ST. LOUIS — Hundreds of people took to the streets of downtown St. Louis to protest the failure of politicians and special interests to act despite mounting evidence of climate change’s accelerating and potentially devastating effect on life on the planet.    

The St. Louis demonstration, which started at City Hall, was part of the “Global Climate Strike,” a coordinated effort that drew hundreds of thousands to the streets of major cities worldwide.

Held just days before a United Nations climate summit of world leaders, the protests were largely led by students and young people — those mostly likely to see the dire predictions of scientists become reality during their lifetimes. 

“We will not stand by as our future is destroyed,” said Emilio Rosas Linhard, a 17-year-old senior at Clayton High School, after giving a speech to the crowd at City Hall. “This is what we care about. This is what we will fight for.”

While younger generations have the most at stake, attendees pointed out that everyone is affected by climate change, with its impacts already becoming obvious thanks to rising temperatures and amplified natural disasters — such as historic heat waves, wildfires and rain events.

“People sometimes feel that this a youth issue,” said Erbab Majeed, 36, of Webster Groves. “It’s not exclusive to any age or race.... This is a species issue.”

Majeed said that political leadership is needed to drive meaningful change, noting that “piecemeal individual efforts” and lifestyle changes cannot match the scale or urgency of action demanded by climate science.

“There’s so much that needs to happen on a policy level,” he said. “This isn’t a bottom-up problem, it’s a top-down problem.”

Holding a sign that read, “Denial is NOT a policy,” Majeed said that he and his wife, Aamna Anwer, are both involved with sustainability efforts through their mosque and made it a personal point to attend the climate rally.

“We have a 3-year-old daughter,” added Anwer. “We want her to grow up in a world where she can see snow, and see seasons, and enjoy living.”

Despite the gravity of current climate science warnings, many advocates for climate action — including those at Friday’s event — emphasize that the future does not necessarily have to be characterized by gloom. But the quality of those forthcoming climate scenarios hinges on the level of carbon emissions made today and moving forward, since each additional bit of atmospheric carbon means more future warming gets locked in.

The St. Louis climate strike did not lack for symbolism, or for its potential to confront regional politicians and carbon-intensive corporations with a call for drastic change. For instance, the event’s march went directly past the global headquarters for Peabody Energy — the world’s largest private-sector coal company — while major agribusiness companies also call the St. Louis area home.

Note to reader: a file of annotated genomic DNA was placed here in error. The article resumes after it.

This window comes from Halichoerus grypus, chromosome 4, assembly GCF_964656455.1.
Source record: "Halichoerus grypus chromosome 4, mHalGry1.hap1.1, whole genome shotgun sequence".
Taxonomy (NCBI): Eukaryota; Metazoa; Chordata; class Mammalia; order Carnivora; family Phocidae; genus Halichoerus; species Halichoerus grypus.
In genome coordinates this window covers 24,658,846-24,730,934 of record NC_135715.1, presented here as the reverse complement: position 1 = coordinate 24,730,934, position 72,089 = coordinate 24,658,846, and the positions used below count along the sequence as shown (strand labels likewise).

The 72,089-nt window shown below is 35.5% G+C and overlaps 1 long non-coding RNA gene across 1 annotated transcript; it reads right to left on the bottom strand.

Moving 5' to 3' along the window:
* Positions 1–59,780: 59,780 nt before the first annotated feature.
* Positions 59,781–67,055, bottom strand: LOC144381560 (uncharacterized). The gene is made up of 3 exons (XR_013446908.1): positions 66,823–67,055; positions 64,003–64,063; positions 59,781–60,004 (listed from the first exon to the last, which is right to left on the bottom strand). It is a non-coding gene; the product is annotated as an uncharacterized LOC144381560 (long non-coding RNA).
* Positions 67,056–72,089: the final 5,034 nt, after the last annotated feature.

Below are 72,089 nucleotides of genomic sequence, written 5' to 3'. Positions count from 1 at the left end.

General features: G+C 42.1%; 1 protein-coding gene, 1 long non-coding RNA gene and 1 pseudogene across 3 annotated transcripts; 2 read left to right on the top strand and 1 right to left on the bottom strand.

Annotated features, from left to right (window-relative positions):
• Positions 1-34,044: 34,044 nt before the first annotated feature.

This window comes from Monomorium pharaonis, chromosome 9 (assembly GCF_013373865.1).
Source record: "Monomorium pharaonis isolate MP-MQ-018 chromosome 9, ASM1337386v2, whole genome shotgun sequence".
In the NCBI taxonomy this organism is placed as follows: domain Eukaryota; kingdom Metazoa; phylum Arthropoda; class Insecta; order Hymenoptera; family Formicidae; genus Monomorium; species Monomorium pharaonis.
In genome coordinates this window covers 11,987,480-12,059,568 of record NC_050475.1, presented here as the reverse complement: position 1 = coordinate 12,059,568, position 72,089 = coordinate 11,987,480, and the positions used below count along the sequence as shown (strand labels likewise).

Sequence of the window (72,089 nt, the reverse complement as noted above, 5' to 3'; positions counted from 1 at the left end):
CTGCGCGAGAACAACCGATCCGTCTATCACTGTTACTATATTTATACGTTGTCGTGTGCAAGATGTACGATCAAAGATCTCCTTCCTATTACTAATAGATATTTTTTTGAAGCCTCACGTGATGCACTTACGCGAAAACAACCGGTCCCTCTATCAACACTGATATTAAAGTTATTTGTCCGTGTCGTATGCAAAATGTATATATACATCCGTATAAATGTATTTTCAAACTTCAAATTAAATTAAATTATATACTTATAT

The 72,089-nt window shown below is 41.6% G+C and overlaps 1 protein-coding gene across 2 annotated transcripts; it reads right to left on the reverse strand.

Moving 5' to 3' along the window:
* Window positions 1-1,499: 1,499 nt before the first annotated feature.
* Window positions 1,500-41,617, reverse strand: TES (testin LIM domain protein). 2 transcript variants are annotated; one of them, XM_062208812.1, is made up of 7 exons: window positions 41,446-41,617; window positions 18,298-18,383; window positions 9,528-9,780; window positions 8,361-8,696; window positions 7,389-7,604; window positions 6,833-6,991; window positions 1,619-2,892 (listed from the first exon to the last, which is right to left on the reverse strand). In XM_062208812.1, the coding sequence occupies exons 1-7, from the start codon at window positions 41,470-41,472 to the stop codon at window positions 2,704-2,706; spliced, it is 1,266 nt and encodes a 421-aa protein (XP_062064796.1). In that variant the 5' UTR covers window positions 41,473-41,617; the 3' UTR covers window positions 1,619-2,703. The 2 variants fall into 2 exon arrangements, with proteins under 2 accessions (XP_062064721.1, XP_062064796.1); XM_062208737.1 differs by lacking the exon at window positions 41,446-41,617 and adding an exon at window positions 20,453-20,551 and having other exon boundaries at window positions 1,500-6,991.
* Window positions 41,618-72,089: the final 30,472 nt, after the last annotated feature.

And on the state level, Missouri generates more than 70% of its electricity from coal — the most carbon-heavy fuel source — and burns more of the material than any state except Texas and Indiana, according to government data. Climate denial — or at least dismissiveness — is rampant among key leaders of the state’s Republican-controlled government, including members of House and Senate committees on utilities and energy.

But some of Friday’s attendees expressed satisfaction that the public conversation is shifting from basic education about climate change to recognition of obstacles. That includes identifying political and economic sources of what some call “predatory delay” — defined as “the blocking or slowing of needed change, in order to make money off unsustainable, unjust systems in the meantime,” according to Alex Steffen, a writer focused on climate change.

“I think we’re getting past the educational first step,” said Bret Gustafson, a professor at Washington University who teaches courses about the politics that connect energy issues, the fossil fuel industry, and climate change.

“Especially in Missouri, we’ve got a lot of work to do. ... Ameren has talked about its recent projects, but they’re really small compared to what we need to be doing,” Gustafson added, referencing the St. Louis-based energy monopoly that generates about two-thirds of its electricity from coal. The company is adding renewable energy through a goal to reduce carbon emissions 80% by 2050, compared to 2005 levels. Ameren has said it is open to surpassing that goal — something that would be necessary to keep pace with reductions called for by the latest climate science reports.

But while there is ample room for change locally and across Missouri, protesters have their eye on the global scale of the crisis, and the sweeping need for solutions.

“I do want Missouri to change, but I want the whole world to change, as well,” said Rosas Linhard. “I know that’s a lot to say, but this really is a global problem.”

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